For many, though, it’s The Dog that’s most disturbing. It’s also the simplest. There are no ghouls or creepy grins, no decomposing diners; there’s not much of anything at all. All we see are an ambiguous swell in the foreground (a hill, perhaps, or a wave), a heavy sky in the background, and between them a lonely dog’s head. Whatever you make of the image, its bleakness can’t fail to disturb – as if a glimpse of Goya’s despair.
Intriguingly, of the 15 paintings found, only 14 are fully accounted for. The fifteenth was swiped by the Marquis of Salamanca and we still don’t know for sure what was in it.
4. The Nightmare – Henry Fuseli, 1781
The Nightmare has always been popular. From its first exhibition at the Royal Academy in London, it “excited … an uncommon degree of interest.” Everyone wanted a copy. Art snobs even looked down on Fuseli for allowing so many engravings; Sigmund Freud and Mary Shelley both had prints on their walls.
Not everyone liked the work, though. Some felt it lacked moral lessons: where was God in this chairoscuro chamber? For the painter, that wasn’t the point. Fuseli was seeking what the Romantics called ‘sublime’, the strongest emotion we have. In this case, as our gaze meets that of the demon, it’s the pull of both fear and attraction.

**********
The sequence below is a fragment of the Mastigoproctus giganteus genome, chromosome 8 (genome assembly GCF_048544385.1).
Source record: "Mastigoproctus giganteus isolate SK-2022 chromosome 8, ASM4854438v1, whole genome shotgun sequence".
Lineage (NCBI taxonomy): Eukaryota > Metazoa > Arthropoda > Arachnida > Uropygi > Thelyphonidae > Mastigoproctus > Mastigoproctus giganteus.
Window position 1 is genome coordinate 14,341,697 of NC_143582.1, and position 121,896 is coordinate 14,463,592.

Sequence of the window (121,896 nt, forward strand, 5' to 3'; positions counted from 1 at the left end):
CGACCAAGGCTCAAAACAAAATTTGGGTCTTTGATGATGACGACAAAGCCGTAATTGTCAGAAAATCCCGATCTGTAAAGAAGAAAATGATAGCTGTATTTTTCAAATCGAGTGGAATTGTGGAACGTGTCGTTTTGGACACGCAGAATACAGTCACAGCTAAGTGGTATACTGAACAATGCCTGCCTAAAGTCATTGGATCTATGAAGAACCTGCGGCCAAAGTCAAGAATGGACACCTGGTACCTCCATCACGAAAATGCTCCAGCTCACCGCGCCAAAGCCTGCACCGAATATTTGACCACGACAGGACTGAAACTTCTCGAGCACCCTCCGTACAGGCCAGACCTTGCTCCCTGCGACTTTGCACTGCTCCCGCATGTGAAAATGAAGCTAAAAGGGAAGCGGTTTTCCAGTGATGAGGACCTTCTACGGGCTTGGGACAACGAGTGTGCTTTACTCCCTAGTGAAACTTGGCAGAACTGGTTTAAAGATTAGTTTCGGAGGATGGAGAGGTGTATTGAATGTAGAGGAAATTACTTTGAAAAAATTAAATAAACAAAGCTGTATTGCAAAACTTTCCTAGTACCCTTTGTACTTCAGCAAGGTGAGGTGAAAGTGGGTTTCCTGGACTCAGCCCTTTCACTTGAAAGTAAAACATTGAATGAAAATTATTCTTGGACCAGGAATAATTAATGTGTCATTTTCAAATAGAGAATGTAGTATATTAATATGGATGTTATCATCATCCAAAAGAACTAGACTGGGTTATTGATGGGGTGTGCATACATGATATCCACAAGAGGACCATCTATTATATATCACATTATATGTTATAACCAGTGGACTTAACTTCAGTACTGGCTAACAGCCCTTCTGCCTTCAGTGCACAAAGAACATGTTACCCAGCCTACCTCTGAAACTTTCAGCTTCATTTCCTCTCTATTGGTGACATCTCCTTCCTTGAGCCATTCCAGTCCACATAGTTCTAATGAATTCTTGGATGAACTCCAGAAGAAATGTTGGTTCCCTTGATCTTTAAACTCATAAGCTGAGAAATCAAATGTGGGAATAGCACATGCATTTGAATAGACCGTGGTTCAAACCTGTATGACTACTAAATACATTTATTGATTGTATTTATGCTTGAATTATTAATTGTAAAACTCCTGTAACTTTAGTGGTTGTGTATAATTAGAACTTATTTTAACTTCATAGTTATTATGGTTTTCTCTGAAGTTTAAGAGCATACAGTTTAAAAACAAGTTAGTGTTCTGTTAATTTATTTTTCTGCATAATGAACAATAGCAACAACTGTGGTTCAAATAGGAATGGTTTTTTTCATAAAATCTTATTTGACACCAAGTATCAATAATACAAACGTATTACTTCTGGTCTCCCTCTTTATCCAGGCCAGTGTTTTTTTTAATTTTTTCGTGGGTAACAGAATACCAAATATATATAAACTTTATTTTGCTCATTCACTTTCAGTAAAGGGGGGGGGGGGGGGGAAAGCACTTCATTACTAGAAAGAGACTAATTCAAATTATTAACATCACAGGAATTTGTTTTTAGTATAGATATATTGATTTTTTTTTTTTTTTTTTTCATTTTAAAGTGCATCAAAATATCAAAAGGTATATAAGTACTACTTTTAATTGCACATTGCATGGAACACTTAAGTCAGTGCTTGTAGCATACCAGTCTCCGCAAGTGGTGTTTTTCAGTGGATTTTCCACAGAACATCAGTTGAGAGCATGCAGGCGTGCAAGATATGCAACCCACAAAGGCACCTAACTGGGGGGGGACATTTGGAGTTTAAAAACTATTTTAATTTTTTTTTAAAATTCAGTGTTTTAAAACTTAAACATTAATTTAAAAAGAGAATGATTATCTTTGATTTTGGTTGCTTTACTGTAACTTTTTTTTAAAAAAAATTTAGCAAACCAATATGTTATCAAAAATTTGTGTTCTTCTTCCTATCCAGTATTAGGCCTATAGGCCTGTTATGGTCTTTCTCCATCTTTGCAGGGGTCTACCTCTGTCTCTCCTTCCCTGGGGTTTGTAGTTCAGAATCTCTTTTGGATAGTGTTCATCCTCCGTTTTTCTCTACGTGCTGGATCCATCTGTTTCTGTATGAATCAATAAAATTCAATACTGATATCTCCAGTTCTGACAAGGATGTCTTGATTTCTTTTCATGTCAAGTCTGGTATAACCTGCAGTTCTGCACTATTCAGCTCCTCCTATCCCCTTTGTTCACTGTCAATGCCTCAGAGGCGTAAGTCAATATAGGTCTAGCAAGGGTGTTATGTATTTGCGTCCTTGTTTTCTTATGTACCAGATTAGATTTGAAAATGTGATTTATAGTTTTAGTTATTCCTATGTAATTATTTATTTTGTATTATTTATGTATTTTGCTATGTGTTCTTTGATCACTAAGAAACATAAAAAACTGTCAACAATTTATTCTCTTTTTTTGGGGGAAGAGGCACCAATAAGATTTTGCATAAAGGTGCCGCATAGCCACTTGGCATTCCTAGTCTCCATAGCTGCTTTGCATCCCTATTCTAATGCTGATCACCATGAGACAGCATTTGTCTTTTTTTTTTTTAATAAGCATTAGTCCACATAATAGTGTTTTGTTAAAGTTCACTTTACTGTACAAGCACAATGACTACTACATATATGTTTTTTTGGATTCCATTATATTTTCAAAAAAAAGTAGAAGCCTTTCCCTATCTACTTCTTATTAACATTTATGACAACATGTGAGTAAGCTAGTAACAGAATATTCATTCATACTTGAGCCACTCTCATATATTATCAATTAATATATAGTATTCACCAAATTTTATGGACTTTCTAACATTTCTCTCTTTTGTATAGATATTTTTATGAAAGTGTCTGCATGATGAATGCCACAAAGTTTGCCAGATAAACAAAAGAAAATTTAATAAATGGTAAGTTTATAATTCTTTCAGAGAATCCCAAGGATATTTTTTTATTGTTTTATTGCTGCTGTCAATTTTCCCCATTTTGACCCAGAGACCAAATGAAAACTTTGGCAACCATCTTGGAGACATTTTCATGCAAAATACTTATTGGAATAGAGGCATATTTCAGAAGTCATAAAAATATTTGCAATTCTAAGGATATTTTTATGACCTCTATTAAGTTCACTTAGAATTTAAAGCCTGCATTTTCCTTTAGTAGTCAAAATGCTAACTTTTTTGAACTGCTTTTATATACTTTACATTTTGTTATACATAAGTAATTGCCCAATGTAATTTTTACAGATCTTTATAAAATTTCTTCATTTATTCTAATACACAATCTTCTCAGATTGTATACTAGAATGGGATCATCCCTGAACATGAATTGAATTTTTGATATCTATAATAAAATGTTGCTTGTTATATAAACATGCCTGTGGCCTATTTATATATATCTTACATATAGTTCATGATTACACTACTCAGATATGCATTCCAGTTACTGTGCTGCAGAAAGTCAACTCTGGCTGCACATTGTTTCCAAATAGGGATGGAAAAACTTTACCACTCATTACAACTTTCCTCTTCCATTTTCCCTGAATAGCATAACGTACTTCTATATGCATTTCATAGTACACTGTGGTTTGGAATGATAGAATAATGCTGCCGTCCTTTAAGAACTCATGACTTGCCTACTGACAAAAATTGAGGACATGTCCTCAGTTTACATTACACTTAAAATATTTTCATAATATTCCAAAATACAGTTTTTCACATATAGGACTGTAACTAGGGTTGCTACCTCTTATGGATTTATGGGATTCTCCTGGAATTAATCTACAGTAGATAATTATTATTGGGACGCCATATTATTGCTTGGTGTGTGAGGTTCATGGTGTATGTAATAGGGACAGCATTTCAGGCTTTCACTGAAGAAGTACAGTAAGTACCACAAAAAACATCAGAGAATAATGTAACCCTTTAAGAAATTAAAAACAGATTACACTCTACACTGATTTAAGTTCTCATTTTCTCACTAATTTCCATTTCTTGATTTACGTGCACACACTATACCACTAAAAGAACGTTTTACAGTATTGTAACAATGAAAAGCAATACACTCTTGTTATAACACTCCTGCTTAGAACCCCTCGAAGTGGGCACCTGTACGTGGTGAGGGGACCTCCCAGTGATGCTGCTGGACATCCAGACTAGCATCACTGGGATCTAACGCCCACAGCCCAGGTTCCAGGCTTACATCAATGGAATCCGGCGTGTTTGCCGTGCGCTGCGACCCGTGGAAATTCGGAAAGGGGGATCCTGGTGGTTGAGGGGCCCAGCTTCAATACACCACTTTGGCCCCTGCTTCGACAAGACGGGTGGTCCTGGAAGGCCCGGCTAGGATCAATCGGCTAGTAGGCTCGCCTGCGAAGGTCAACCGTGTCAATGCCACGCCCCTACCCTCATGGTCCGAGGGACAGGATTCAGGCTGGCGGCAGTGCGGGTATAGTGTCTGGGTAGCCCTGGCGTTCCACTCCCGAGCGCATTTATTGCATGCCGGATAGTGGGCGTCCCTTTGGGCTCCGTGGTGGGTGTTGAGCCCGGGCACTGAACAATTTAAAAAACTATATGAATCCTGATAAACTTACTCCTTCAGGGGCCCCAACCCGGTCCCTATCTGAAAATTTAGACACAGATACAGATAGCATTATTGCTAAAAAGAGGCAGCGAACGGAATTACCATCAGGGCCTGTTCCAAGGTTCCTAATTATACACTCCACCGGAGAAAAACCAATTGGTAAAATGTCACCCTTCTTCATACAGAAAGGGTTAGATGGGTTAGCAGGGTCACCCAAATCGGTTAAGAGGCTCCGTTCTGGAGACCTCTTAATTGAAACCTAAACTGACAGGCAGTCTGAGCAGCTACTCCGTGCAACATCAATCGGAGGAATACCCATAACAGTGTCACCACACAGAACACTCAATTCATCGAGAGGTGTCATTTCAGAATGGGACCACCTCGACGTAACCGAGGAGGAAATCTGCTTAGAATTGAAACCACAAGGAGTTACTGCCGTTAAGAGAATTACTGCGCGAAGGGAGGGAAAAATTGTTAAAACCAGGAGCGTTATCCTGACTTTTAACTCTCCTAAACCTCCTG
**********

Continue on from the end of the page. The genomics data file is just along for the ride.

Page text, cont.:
There’s quite a dark backstory too. While painting The Nightmare, Fuseli was in love with another man’s fiance. In fact, her portrait can be found on the back of the canvas. Writing to a friend, he recounted a vivid dream of making love to the woman, concluding that “anyone who touches her now commits adultery and incest! She is mine, and I am hers. And have her I will.” This certainly adds something to the work. But was he the imp-like incubus or the outraged horse in the corner?
3. Ivan the Terrible and His Son Ivan – Ilya Repin, ca. 1883-1885
In 1581 Ivan the Terrible (the first Tsar of Russia) is thought to have killed his own son. It’s not clear how or why. Some say it was a response to seeing his son’s pregnant wife in her undergown (a moral affront to the Tsar). Others think it followed a more politically minded dispute. It may have been accidental, it may have been on purpose – but the remorse here is desperately clear. This son was Ivan’s sole heir; the other was mentally ill.
Even the artist was disturbed by this work, “gripped with fear” while he painted. Ilya Repin recalled working obsessively “in rushes” and hiding the work in between. Once completed it was banned by Alexander III and hidden from public view too (the first such ban in Russian history). Although uncensored three months later, it’s been controversial ever since. One might even say haunted.